Rather than go on about how the shadows are after me, I'd say that the prevailing narrative is being changed, has already been changed, and if that narrative is not entirely new, that's no surprise, the shadow is always out there, even Sauron is only an emissary, Communists know about it, Rousseau cast it, That Hideous Strength holds this entire world in its grip, etc.
1 year ago
1 year ago Link To Comment
yup --there's another term, i guess from Freudianism, the ''Thanatos Complex''. Most of the piece is asking if the near-miraculous delivery of good things by the free market isn't obvious to the point that the anti-market mentality isn't a form of psychological sickness. And then, where is this sickness coming from?
1 year ago
1 year ago Link To Comment
L3 - kudos for your work on the Health Care Compact. (and I'm also warming to your way of thinking on "Primary Accountability")

Would love to see the nuclear option turned against the Statists so that 51 GOP senators and 218 Congressmen could ignore the filibuster rule (and Obama in the White House) and approve the Health Care Compact.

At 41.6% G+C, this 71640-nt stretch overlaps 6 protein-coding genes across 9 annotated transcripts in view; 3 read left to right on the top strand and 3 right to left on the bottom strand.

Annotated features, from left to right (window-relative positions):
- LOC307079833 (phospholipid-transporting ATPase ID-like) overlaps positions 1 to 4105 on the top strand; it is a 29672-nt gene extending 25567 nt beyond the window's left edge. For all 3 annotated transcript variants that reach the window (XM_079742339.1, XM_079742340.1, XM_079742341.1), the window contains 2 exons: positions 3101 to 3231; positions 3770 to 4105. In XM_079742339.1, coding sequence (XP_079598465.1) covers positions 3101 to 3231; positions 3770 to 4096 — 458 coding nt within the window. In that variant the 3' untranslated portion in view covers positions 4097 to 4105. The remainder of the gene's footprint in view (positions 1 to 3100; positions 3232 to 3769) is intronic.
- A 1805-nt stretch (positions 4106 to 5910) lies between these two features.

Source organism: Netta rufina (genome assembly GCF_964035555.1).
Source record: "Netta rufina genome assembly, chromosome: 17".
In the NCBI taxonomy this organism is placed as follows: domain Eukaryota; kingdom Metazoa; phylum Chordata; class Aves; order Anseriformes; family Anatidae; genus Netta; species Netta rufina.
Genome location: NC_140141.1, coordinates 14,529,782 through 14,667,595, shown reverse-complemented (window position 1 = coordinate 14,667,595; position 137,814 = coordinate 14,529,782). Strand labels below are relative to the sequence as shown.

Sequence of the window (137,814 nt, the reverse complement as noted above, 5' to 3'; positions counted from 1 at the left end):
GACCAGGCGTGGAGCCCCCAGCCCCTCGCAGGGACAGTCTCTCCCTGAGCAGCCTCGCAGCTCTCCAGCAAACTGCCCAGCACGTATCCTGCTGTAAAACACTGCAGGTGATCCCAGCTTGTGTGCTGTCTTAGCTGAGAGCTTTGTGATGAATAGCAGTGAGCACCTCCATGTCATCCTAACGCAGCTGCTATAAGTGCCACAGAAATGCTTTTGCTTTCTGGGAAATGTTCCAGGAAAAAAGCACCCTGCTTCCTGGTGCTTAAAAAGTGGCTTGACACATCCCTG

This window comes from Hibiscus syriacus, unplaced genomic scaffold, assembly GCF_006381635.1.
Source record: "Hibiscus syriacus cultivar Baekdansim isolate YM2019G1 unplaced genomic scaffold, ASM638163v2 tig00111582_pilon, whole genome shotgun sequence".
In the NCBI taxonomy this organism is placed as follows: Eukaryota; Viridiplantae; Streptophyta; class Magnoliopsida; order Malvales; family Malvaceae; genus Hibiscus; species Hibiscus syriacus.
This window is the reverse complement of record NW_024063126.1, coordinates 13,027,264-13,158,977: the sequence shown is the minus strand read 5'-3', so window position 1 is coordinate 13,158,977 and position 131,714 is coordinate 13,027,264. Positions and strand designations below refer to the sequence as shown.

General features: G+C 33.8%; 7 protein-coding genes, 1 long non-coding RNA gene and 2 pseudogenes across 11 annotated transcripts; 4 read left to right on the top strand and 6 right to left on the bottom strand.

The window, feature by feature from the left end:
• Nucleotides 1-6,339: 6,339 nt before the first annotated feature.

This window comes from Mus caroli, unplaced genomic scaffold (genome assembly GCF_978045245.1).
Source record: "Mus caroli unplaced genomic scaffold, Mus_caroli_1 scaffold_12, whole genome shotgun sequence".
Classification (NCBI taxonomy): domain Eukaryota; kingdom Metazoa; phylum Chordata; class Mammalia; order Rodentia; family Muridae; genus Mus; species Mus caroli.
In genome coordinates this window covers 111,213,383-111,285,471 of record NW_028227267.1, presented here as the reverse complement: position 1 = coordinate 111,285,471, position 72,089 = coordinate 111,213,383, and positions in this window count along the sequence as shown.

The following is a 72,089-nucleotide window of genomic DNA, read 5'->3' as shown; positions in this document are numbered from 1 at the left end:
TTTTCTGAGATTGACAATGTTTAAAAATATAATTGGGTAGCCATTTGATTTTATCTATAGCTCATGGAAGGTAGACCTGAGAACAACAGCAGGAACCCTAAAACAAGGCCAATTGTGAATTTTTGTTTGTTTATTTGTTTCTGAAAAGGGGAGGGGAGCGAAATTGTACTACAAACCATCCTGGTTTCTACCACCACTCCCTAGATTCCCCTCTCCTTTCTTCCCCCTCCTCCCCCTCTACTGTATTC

1 year ago
1 year ago Link To Comment
--add to those L3 laurels, hauling from the civic past the hoary concept of subsidiarity, reminding that that nameless-and-so-hardly-explored intuitive wisdom has always had a name, and so can be made to come back out into the open.
1 year ago
1 year ago Link To Comment

Here's what I have to say on that subject:

1 year ago
1 year ago Link To Comment
Thanks, L3 --got it saved, will read and say back.
1 year ago
1 year ago Link To Comment
I've often read of Americans complaining about the price of gasoline to which Europeans would complain that their prices were so much higher. While European gas prices were higher, the European gasoline taxes were much more so, but neither the Americans or the Europeans separate the taxes from the product pricing.

We seem to do that here with ACA pricing which is much more confused. There are at least four sources of funding for ACA policies: state Medicaid, federal subsidies, policy holder insurance rates and policy holder tax rates.

As a middle-class taxpayer, you will pay for Medicaid, you will pay for federal tax subsidies, you will pay actual insurance rates and you will pay subsidies for low-income insured.

So an ACA policy's actual insurance rate is unknown and probably unknowable. In fact, most folks won't know what most people are paying and so most folks won't know if they are paying too much.

Notice that even on this blog with its well-read readers, folks speak of their 'insurance rates' rather than of their taxes.